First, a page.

A SEVEN-year national programme which has helped restore some of Weston's most historic and iconic buildings has come to an end.

14 buildings have been maintained and restored thanks to the town's Heritage Action Zone programmes, which includes eight previously empty retail units.

Coinciding with this, 873 community volunteers have provided 5,500 hours’ work delivering 93 engagement activities.

8,465 young people have been taught the importance of preserving Weston's heritage during 40 school engagement sessions.

29 public events have been held, which included 15 heritage talks, nine guided heritage walks and seven exhibitions and displays.

In 2020, North Somerset Council was awarded with the High Streets Heritage Action Zone status and received £1.1m from Historic England. This national initiative ended in March 2024.

This was a continuation of investment in the town’s heritage after £800k in funding was awarded by Historic England to North Somerset Council in 2017 for the creation of the Great Weston Heritage Action Zone. This was one of England’s first Heritage Actions Zones, which ended in September 2022.

Councillor Mike Solomon, North Somerset Council’s executive member responsible for Heritage Action Zones, said: “Weston has seen significant improvements as a result of the interest Historic England has shown in our town, and the funding it has provided to restore and preserve our heritage for current and future generations.

"The funding is certainly leaving a strong legacy. We’re very grateful and I’d like to take this opportunity to thank Historic England.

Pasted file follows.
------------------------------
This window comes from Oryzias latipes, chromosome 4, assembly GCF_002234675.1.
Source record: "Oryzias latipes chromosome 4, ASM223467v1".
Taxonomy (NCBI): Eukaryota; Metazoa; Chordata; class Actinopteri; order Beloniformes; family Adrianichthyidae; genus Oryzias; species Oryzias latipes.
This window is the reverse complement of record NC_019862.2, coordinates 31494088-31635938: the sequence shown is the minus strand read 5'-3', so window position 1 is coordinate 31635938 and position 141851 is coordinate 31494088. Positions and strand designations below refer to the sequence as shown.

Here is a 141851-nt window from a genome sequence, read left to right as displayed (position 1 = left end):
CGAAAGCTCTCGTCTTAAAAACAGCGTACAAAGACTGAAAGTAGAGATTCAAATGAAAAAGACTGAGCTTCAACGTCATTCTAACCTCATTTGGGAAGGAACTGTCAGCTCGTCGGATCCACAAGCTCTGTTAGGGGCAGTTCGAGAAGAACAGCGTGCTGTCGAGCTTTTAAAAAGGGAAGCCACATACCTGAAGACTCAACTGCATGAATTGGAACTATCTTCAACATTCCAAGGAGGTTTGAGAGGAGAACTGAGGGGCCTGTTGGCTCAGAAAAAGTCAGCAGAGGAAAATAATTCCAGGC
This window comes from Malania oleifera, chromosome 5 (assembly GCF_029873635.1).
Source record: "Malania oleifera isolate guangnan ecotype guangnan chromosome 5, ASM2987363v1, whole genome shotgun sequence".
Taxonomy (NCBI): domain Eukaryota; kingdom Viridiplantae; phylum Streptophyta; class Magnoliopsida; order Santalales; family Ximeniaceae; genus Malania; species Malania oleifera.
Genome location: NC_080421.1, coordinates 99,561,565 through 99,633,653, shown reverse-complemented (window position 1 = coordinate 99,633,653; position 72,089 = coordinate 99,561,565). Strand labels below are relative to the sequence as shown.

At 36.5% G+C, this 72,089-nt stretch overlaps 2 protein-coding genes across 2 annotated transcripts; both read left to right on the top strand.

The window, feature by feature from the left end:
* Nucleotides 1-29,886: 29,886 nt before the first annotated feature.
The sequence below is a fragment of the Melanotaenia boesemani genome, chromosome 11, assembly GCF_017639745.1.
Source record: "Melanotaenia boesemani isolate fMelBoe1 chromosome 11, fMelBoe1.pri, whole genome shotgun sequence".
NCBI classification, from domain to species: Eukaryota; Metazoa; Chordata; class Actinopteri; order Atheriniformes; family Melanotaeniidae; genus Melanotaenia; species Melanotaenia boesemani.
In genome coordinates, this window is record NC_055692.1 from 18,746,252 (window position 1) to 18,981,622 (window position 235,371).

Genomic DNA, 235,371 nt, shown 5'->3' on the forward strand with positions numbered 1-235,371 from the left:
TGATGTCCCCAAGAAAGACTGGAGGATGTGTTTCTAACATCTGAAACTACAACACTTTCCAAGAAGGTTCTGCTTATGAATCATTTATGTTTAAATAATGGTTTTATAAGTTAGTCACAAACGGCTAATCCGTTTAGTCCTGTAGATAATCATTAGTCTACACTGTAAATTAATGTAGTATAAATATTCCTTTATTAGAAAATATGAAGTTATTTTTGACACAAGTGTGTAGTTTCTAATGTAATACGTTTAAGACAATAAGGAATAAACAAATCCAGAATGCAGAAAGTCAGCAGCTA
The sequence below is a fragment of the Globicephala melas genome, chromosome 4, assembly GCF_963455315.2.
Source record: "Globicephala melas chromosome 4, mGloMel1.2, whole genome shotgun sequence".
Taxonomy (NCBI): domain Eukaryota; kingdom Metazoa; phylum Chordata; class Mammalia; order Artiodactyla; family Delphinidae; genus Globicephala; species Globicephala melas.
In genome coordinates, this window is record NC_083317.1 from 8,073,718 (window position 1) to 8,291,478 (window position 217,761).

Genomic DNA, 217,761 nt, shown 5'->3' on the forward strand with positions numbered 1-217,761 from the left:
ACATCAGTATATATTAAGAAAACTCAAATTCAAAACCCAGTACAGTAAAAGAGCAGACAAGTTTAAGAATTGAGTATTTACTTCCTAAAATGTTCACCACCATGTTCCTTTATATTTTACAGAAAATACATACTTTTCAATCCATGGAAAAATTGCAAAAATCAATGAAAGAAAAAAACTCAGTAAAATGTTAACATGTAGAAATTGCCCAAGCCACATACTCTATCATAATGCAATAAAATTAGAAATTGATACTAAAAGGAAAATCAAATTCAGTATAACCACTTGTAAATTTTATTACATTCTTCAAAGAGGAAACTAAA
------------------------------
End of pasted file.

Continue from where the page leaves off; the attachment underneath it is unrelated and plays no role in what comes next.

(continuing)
“You only need to walk along Walliscote Road to see the impact that this work has made. Although this initiative has ended, our work to respect the town’s rich heritage and make it an even greater place to live and work doesn’t end here.

"We’re already planning work on several buildings in the High Street thanks to the UK government’s Levelling Up fund. People will continue to see positive change over the next few years – it truly is an exciting time for the town.”

Duncan Wilson, Chief Executive of Historic England, added: “We want our high streets to last. We know how important they are to our collective identity, our local pride and our sense of place.

"This means reimagining a new future for them so they remain at the heart of our communities. Our High Streets Heritage Action Zone initiative has proven that heritage-led regeneration can unlock a new, positive future for England’s high streets."

Arts & Heritage Minister Lord Parkinson of Whitley Bay concluded: "The brilliant High Street Heritage Action Zones have enabled people across the country to learn about the hidden histories of the buildings they pass every day, helping to shed light on the past, bring people together in the present, and inspire new ideas for the future."